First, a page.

NYC tutoring is everywhere. The city seems to have a cram school / tutoring center on every block, each urging parents to give their children a head start on school. Many New York parents, eager for their kids to achieve admission to the NYC specialized public high schools, better grades, entry into honors classes and more, easily succumb to the tutoring centers' pitches.
Often NYC tutoring and cram schools are joyless offices, staffed by private tutors who have a financial incentive to scare parents and keep their children enrolled for as many paid hours as possible. While New York is a competitive place and prepping is often necessary thanks to there being too few seats at too few good schools, I always try to help my clients find the most efficient and savvy success strategies. Childhood is short, and children deserve better than to spend unnecessary hours in tutoring centers.
The trend in New York City is for children to work harder and harder. Se-woong Koo's superb article An Assault Upon Our Children:South Korea’s Education System Hurts Students illustrates the terrible cost when the tutoring culture runs amok. Koo's point--that single-minded parental focus on test scores can lead to horrific outcomes at worst and child unhappiness at best--is a good lesson for 21st Century New Yorkers. Let's tutor and enrich judiciously, and always keep our whole child in mind.
Responding to low enrollment by Hispanic and Black youth, the NAACP Legal Defense Fund has filed a civil rights complaint challenging the admissions process at Stuvesant High School. Stuyvesant's admissions requirement now consists of prospective high school students needing to garner high scores on a single multiple choice math and verbal exam called the SSHSAT.
Sheldon Silver, Assembly Speaker, supports a bill in Albany that would eliminate the Stuyvesant test requirement in favor of a range of criteria including grades, extracurricular activities, and "proven leadership skills" . New York City mayor Bill de Blasio, whose son, Dante, attends another prestigious specialized science high school, Brooklyn Tech, that uses the same SSHSAT exam requirement, also supports new admissions criteria.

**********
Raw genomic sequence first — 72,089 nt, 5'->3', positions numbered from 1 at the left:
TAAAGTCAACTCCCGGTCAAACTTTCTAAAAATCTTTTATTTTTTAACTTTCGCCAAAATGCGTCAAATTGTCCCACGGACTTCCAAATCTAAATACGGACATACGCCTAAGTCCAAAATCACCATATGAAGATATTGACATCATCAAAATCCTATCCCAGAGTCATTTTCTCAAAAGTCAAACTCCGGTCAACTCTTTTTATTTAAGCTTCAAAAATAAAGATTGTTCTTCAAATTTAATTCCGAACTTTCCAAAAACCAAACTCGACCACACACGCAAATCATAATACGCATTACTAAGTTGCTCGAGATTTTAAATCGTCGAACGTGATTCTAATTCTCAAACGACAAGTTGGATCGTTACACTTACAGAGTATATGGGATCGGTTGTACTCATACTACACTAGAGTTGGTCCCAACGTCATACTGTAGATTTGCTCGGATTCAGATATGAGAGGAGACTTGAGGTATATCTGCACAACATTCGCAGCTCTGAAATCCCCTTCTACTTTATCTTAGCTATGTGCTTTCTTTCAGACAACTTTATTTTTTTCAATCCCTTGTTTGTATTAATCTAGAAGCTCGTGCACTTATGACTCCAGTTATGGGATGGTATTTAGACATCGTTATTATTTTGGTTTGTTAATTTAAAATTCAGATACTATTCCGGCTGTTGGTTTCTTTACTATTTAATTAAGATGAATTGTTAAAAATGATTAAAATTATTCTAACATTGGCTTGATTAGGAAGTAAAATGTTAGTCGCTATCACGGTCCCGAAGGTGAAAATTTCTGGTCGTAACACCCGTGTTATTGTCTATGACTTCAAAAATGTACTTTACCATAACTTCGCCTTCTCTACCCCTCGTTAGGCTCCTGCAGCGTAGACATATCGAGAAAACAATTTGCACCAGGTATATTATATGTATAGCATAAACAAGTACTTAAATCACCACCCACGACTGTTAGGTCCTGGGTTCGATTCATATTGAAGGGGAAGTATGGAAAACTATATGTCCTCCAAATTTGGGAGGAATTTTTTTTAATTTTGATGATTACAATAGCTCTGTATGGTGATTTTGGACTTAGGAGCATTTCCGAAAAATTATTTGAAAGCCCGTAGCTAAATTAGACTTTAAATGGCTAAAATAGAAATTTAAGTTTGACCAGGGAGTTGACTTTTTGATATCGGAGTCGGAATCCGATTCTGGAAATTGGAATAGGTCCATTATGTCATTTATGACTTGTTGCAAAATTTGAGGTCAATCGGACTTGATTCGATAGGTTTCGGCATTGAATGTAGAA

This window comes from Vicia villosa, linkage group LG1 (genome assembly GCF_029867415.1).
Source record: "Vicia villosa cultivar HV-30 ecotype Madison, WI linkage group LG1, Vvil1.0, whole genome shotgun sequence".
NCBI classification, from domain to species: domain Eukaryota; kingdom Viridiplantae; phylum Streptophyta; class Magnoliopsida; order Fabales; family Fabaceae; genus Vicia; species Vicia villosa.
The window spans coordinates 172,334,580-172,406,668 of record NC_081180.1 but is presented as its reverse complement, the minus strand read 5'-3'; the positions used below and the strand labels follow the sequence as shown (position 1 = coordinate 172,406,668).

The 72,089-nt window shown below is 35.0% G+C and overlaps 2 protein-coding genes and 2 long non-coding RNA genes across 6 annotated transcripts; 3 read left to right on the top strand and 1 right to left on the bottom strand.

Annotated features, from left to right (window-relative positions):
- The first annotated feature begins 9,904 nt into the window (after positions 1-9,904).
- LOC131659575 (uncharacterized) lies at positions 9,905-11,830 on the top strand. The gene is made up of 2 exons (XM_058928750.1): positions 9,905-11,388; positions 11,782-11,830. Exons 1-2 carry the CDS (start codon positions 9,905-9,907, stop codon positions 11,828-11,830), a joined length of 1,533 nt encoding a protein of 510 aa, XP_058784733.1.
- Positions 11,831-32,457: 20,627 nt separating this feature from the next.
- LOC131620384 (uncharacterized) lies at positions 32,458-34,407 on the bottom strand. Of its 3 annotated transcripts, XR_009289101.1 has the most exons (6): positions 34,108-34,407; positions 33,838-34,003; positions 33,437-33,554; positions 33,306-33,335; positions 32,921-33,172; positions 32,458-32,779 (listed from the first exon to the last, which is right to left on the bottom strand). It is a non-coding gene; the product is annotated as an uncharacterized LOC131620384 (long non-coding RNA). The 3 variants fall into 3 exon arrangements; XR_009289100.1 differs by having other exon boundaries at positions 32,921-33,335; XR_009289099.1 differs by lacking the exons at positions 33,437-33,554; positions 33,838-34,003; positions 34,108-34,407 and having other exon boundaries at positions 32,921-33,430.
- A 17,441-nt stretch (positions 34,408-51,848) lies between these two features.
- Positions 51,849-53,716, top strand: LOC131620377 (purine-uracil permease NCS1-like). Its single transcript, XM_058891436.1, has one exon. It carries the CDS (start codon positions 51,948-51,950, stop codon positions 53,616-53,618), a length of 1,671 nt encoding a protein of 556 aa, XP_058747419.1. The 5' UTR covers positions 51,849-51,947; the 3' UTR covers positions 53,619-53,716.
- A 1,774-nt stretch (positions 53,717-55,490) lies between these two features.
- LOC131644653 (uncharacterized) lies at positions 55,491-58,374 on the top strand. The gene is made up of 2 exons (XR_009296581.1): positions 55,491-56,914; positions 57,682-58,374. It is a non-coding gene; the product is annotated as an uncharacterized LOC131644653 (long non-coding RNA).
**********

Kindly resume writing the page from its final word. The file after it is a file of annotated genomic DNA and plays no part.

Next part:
Dennis Saffran, a Republican lawyer from Queens, has an interesting opinion piece in City Journal: The Plot Against Merit. Saffran believes that the proposed changes would discriminate against the striving Asian students who now make up the majority of the student body at Stuyvesant and the other specialized science high schools. Saffran writes:
The poor students get into such schools through hard work and sacrifice—both their own and that of their parents. The students typically attend local tutoring programs, which proliferate in Asian neighborhoods, starting the summer after sixth grade and for several days a week, including weekends, during the school year prior to the test. The costs are burdensome for poor and working families, but it’s a matter of priorities. ...
All this once would have been the stuff of liberal dreams: a racial minority group historically victimized by discrimination begins coming to America in greater numbers because of an immigration reform sponsored by Ted Kennedy. Though many in the group remain in poverty, they take advantage of free public schools established by progressive New York City governments. By dint of their own hard work, they earn admission in increasing numbers to merit-based schools that offer smart working-class kids the kind of education once available only at Andover or Choate.